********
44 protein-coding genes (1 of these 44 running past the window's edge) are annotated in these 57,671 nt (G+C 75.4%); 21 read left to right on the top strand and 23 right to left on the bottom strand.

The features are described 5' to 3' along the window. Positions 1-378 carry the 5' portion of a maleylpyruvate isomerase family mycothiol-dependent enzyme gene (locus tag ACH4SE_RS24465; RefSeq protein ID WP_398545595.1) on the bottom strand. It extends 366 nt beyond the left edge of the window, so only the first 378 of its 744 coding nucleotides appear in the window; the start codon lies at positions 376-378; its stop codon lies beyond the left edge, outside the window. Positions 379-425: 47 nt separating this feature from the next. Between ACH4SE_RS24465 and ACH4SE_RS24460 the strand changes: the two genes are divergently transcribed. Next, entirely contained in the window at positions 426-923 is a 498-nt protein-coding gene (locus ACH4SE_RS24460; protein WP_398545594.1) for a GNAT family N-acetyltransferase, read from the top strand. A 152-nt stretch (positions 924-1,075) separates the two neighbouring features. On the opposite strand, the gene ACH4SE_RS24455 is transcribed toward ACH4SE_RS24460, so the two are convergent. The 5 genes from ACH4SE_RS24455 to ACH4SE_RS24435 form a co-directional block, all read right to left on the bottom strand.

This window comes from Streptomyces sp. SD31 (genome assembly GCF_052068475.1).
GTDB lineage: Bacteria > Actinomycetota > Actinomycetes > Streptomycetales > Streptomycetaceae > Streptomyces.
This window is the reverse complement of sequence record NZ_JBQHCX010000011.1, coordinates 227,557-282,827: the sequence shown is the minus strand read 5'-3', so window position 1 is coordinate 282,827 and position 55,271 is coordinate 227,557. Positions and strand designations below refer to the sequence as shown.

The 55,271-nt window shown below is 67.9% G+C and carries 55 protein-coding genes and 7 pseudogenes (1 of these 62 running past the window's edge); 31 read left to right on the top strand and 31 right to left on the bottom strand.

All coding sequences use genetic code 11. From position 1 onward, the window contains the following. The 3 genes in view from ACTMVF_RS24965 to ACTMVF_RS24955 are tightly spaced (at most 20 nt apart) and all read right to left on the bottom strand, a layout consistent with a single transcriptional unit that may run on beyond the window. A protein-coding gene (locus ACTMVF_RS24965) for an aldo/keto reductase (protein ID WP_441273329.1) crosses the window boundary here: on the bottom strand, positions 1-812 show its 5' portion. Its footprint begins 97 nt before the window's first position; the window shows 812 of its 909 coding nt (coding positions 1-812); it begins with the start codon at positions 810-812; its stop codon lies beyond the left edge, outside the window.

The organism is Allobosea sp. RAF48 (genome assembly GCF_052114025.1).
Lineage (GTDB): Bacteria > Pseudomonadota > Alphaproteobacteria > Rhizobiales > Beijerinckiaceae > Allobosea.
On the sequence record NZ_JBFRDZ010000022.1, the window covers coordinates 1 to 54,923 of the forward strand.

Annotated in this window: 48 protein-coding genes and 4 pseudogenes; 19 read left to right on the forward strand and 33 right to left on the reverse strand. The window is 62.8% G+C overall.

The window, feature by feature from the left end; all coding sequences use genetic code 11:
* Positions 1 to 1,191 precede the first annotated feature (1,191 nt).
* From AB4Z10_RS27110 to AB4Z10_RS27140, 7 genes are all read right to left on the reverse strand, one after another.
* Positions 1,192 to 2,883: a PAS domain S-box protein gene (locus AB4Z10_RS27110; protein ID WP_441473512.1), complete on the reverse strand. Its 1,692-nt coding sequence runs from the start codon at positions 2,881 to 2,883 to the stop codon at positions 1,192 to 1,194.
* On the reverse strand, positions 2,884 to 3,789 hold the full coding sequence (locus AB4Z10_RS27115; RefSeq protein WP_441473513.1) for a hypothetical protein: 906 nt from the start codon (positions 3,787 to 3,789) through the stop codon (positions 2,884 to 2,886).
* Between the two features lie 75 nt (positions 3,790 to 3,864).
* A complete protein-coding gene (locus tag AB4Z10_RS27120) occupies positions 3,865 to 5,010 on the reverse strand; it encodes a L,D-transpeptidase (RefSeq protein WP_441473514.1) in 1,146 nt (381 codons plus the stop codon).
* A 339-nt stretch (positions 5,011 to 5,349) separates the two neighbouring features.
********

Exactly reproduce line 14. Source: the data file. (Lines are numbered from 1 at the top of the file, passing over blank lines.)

* From AB4Z10_RS27110 to AB4Z10_RS27140, 7 genes are all read right to left on the reverse strand, one after another.